A major question that many tenants seek answers to is to know whose responsibility it is to evacuate a septic tank and soak-away pit.
When you pay for new accommodation one of the clauses you will find in your tenancy agreement is the landlord’s and tenants’ responsibilities. For most tenancy agreements, it is spelt out that the landlord owes the tenants a duty to keep the said property in a comfortable, livable, and tenantable state to be enjoyed by the tenants.
The bottom line is that once the tenant takes up possession, the landlord excuses him or her while providing all the necessary facilities promised at the inception of the tenancy without interruption or interference, provided the tenant also honours the covenants listed in the Agreement.
Generally, when it comes to repairs under the Internal Repairing and Insuring lease (IRI) which is common among residential and most commercial properties in Nigeria, the landlord is responsible for external repairs while the tenants take up internal repairs. External repairs are repairs on the outer building components which affect all tenants in the property or directly affect individual tenants but are outside his/her scope of repairs. These include; leaking roofs, collapsed septic tanks and soak-away pits, cracked walls, blocked drainage, broken water pipes, replacement of broken tiles, blocked inspection chambers, landscaping, collapsed or broken fences, staircases, and balconies repairs, etc. These are all the landlord’s repairs.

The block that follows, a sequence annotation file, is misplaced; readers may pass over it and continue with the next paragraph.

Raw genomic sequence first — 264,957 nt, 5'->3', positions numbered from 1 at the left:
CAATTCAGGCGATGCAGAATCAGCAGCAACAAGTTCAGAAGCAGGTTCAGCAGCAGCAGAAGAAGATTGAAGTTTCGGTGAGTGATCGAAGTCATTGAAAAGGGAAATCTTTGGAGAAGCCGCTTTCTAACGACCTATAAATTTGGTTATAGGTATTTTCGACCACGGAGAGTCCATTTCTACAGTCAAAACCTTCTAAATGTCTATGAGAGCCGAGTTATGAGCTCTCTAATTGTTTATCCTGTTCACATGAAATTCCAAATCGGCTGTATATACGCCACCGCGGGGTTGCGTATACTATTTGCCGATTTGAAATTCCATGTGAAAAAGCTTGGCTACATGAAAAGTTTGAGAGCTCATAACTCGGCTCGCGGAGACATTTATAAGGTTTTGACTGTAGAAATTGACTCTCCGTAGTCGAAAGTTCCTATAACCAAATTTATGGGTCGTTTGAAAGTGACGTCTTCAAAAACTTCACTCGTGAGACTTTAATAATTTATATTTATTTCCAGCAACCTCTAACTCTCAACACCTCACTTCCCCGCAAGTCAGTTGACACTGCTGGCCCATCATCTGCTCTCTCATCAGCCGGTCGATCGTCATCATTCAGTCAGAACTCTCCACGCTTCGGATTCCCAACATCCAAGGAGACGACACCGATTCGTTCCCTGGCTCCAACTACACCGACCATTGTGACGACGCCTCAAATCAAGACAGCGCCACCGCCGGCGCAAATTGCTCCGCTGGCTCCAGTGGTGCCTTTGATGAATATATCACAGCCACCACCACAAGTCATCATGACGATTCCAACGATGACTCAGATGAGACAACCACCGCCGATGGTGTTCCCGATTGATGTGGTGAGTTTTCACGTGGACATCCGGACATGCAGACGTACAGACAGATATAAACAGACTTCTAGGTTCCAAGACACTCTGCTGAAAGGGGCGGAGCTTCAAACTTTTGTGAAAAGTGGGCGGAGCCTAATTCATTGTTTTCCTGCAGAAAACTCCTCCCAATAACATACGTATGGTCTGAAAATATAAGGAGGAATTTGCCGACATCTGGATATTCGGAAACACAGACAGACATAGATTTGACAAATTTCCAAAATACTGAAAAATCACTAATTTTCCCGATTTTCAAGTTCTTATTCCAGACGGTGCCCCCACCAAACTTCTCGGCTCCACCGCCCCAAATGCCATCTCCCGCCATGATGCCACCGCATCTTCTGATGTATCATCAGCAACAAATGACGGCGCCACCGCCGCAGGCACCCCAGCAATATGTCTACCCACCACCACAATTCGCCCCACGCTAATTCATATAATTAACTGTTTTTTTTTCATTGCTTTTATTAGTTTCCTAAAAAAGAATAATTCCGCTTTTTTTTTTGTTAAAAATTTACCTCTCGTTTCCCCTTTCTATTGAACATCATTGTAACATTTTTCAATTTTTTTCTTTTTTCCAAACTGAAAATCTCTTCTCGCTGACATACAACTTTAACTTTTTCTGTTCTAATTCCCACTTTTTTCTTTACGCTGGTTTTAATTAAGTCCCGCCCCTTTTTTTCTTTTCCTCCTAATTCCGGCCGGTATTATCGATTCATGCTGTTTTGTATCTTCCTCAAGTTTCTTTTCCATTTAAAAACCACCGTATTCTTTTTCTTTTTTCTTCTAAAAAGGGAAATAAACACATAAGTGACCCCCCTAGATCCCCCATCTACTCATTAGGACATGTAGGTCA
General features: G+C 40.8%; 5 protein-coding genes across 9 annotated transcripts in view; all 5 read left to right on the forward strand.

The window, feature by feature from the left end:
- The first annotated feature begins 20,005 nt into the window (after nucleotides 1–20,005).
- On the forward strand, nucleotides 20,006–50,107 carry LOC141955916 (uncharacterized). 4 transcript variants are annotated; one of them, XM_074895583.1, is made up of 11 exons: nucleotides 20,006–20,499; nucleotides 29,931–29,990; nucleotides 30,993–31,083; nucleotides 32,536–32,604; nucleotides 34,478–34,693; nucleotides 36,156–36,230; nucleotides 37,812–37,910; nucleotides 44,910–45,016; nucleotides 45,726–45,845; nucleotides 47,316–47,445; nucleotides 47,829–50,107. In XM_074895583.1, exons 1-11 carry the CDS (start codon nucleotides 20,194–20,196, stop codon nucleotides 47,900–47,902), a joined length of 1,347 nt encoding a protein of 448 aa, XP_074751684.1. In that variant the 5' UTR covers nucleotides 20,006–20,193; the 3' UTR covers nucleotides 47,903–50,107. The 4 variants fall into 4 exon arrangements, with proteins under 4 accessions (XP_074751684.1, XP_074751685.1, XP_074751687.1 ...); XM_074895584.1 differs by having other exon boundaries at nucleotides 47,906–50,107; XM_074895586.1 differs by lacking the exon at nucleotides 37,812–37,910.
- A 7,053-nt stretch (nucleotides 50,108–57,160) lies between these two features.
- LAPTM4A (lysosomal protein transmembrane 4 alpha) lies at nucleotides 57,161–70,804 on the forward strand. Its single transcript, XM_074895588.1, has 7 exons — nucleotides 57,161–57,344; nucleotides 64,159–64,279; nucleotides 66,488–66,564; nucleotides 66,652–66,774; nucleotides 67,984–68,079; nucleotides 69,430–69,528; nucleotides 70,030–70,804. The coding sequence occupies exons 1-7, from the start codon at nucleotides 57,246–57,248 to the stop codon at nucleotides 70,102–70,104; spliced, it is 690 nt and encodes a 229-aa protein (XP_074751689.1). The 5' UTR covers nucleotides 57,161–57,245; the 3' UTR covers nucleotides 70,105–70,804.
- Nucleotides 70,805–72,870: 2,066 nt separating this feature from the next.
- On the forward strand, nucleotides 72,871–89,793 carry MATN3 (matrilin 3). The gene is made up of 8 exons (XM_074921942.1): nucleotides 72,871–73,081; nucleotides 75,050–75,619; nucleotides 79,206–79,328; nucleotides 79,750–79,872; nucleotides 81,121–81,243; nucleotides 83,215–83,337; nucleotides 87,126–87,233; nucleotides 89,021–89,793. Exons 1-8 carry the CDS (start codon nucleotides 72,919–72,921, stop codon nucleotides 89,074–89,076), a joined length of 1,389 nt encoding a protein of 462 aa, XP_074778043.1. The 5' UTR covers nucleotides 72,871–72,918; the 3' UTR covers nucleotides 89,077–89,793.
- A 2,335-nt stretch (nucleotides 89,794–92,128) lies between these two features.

However, should the damage of any of these components be traced to the tenant either caused by mismanagement, carelessness, or intentional destruction, the tenant will be made to pay for the repairs. But when both the landlord and tenants contribute to the damage, both will share the cost burden irrespective of designated or agreed responsibility.
Damage caused by wear and tear or rough handling such as a spoilt door knob, broken sink tap, broken W/C cover, removed door hinge, broken shower head, and burnt bulb among others are all tenant’s responsibilities except for serviced apartments or short-lets.
Maintenance of the soak-away pit and septic tank is the landlord’s responsibility, these include, reconstruction of the collapsed septic tank, assessing blocked inlets and chambers, change of worn-out pipes to allow ease of passing faeces through the sewerage from the various apartments, etc. The landlord is also duty-bound to replace or recast a new soak-away slab when the existing one becomes weak or shows signs of weakness or uneven settlement.
Moreover, all repairs, taxes, charges, or levies from frequent usage or consumption by tenants such as electricity bills, waste management bills, sanitation levies, etc. become tenants’ responsibility, and of course evacuation of the septic tank and soak-away pits.
When the septic tank or soak-away pit becomes filled, it’s a result of frequent use by tenants (the occupants), hence tenants will bear the cost of evacuating the faeces or wastes. They are expected to make contributions to evacuate the faecal sludge from the septic tank and soak away pit.
The landlord can only be a part of the evacuation if he is a resident in the property or out of willful or freewill donation or augment for a vacant or void apartment (s) in the property as at the date of evacuation.
However, if the tenants contributed a certain sum as a service charge at the commencement or between tenancy periods, the landlord is expected to handle the evacuation of the septic tank/soak-away pit from the purse.